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Wednesday Q&A: HDR Lookalike

There’s an old commercial in the US where the question is asked “is it real, or is it …”. The debate that rages today is HDR. Some people love it, some hate it and some are ambivalent. I’m kind of in the third classification. Some of it is really interesting. My buddy Lorri does great HDR images, but if you look on any of the photo sharing sites you can find a lot of junk HDR. Today’s image is a four shot panorama, but not HDR. It does have an HDR “look”, but never went through any of the common HDR programs or Adobe Photoshop CS6’s (CS6) HDR Toning (Image/Adjustments/HDR Toning). It did include trips over to Nik Software’s Color Efex Pro 4 and to CS6 to replace a really boring sky, but the major magic happened in LR4 (or it could have been done in Adobe Camera Raw ACR). To find out about the “magic”, hit the “Read More”. Magic? There’s no such thing. If you take some flour, a couple of eggs, some water, a little flavoring and maybe some sugar, you have a cake. It’s not magic, it’s a recipe. In fact, Color Efex Pro has a button called “Save Recipe”. It doesn’t say anything about “save the magic”. The first step is making the panorama. From LR4 you’d select the set of shots that would make up the pano and go to Photo/Edit In/ Merge to Panorama in Photoshop. You can, just as easily, make a pano in Adobe Photoshop Elements 11. Chose the “auto” option and make sure the Vignette Removal checkbox is in the selected mode. Depending on how the series was shot you may wind up with an hourglass shaped image. In today’s image, since it was going to be cropped to a 1 x 3 ratio, it didn’t present any problems. The image was sent back to LR4 (ACR) for cropping and touching up.In LR4 (ACR) the image was given a lot of Clarity (in the Basic Panel). The Highlights were brought up (farther than you would think) and the Shadows opened up (again, more than you would think). Blacks were brought down to restore some contrast. Next was a trip to Nik Software’s Color Efex Pro 4 (CEP4). Guess what? It was sharpened again there using just about every option that offers any sharpening. How about Contrast Color Range, Contrast Only, Detail Extractor, and Tonal Extractor. Might have been others tossed in too. By the time it got back to LR4, the sky was a mess.That meant it needed a trip over to CS6 to replace the sky. I basically knew what type of sky I was interested in, but the one I had in my stash of skies wasn’t big enough. A simple stretching made it look stupid. I decided to book match the clouds as a method of enlarging the sky. That usually ends up being pretty obvious. To avoid that the sky was changed using Free Transform (CTRL T). The sky was tilted on about a 30 degree angle and matching (obvious) sections were either removed (using a Layer Mask) or lightened or darkened. This redefined the sky.Using the Quick Selection Tool (W) the sky of the original pano was selected and saved (Save Selection) to have it available in any later situation. With the sky still selected, a Layer Mask was applied to the cloud Layer. If (as in this case) the sky covers the city, simply Invert The Mask (CTRL I eye) and the new sky will be in the right area of the pano. From there, the last step was to put a Curves Adjustment Layer with a Clipping Mask on the sky and match the look of the sky to the look of the city.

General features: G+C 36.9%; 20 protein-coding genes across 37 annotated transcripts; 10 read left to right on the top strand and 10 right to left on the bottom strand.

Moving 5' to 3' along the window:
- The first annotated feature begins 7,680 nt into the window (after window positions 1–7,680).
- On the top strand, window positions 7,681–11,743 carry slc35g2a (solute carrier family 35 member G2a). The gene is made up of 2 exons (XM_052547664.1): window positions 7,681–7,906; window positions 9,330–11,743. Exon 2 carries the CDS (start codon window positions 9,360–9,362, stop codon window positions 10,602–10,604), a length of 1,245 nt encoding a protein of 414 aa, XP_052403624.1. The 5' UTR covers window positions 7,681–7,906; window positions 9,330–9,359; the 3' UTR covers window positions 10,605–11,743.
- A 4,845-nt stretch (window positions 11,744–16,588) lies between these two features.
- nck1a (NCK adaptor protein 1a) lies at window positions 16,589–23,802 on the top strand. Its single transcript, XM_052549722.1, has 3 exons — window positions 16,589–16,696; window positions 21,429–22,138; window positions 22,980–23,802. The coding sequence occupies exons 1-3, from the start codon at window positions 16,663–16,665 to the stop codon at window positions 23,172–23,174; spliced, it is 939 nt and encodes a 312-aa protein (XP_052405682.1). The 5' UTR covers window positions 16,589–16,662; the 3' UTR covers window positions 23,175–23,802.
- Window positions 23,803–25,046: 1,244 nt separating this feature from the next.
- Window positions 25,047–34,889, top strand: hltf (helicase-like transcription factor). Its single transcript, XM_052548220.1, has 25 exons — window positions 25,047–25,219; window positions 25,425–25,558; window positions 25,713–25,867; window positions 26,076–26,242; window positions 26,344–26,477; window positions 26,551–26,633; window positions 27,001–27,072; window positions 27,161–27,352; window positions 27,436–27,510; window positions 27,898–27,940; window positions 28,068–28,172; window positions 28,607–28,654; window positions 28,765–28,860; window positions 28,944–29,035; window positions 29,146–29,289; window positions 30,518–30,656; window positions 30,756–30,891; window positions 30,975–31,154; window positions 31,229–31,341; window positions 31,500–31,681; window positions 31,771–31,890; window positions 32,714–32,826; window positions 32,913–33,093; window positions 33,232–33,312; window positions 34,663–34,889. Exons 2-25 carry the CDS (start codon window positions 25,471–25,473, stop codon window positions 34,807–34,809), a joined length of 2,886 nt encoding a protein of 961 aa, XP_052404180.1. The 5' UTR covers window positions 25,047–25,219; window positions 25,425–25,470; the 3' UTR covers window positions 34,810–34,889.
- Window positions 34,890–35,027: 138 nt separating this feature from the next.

Article by The Kayview Gallery. Read entire story here.